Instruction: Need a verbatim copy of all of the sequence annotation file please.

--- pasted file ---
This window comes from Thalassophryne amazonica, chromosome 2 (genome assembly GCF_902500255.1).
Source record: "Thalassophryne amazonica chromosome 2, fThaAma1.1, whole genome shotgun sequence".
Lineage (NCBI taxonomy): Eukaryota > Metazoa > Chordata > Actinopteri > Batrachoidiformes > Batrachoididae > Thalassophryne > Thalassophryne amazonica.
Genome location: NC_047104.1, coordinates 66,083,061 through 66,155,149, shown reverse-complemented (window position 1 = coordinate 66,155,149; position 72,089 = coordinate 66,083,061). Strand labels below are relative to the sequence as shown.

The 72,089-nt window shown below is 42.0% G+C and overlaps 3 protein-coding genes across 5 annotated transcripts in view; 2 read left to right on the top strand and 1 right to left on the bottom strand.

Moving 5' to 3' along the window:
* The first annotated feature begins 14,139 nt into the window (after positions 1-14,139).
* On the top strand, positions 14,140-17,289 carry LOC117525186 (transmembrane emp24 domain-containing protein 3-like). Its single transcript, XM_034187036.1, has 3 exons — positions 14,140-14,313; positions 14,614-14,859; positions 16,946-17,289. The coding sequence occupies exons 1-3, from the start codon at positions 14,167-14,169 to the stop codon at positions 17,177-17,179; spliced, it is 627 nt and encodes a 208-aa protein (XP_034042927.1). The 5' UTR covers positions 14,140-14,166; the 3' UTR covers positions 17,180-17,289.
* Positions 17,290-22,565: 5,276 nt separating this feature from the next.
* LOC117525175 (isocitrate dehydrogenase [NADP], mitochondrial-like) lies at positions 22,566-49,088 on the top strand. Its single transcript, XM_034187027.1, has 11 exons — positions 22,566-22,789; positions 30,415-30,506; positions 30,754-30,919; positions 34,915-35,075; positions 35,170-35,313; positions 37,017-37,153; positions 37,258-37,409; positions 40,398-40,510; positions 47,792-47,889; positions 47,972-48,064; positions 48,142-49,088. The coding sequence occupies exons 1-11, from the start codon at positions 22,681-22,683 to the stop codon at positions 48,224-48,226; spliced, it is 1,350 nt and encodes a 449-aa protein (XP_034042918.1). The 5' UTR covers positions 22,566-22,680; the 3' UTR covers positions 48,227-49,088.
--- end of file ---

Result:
This window comes from Thalassophryne amazonica, chromosome 2 (genome assembly GCF_902500255.1).
Source record: "Thalassophryne amazonica chromosome 2, fThaAma1.1, whole genome shotgun sequence".
Lineage (NCBI taxonomy): Eukaryota > Metazoa > Chordata > Actinopteri > Batrachoidiformes > Batrachoididae > Thalassophryne > Thalassophryne amazonica.
Genome location: NC_047104.1, coordinates 66,083,061 through 66,155,149, shown reverse-complemented (window position 1 = coordinate 66,155,149; position 72,089 = coordinate 66,083,061). Strand labels below are relative to the sequence as shown.

The 72,089-nt window shown below is 42.0% G+C and overlaps 3 protein-coding genes across 5 annotated transcripts in view; 2 read left to right on the top strand and 1 right to left on the bottom strand.

Moving 5' to 3' along the window:
* The first annotated feature begins 14,139 nt into the window (after positions 1-14,139).
* On the top strand, positions 14,140-17,289 carry LOC117525186 (transmembrane emp24 domain-containing protein 3-like). Its single transcript, XM_034187036.1, has 3 exons — positions 14,140-14,313; positions 14,614-14,859; positions 16,946-17,289. The coding sequence occupies exons 1-3, from the start codon at positions 14,167-14,169 to the stop codon at positions 17,177-17,179; spliced, it is 627 nt and encodes a 208-aa protein (XP_034042927.1). The 5' UTR covers positions 14,140-14,166; the 3' UTR covers positions 17,180-17,289.
* Positions 17,290-22,565: 5,276 nt separating this feature from the next.
* LOC117525175 (isocitrate dehydrogenase [NADP], mitochondrial-like) lies at positions 22,566-49,088 on the top strand. Its single transcript, XM_034187027.1, has 11 exons — positions 22,566-22,789; positions 30,415-30,506; positions 30,754-30,919; positions 34,915-35,075; positions 35,170-35,313; positions 37,017-37,153; positions 37,258-37,409; positions 40,398-40,510; positions 47,792-47,889; positions 47,972-48,064; positions 48,142-49,088. The coding sequence occupies exons 1-11, from the start codon at positions 22,681-22,683 to the stop codon at positions 48,224-48,226; spliced, it is 1,350 nt and encodes a 449-aa protein (XP_034042918.1). The 5' UTR covers positions 22,566-22,680; the 3' UTR covers positions 48,227-49,088.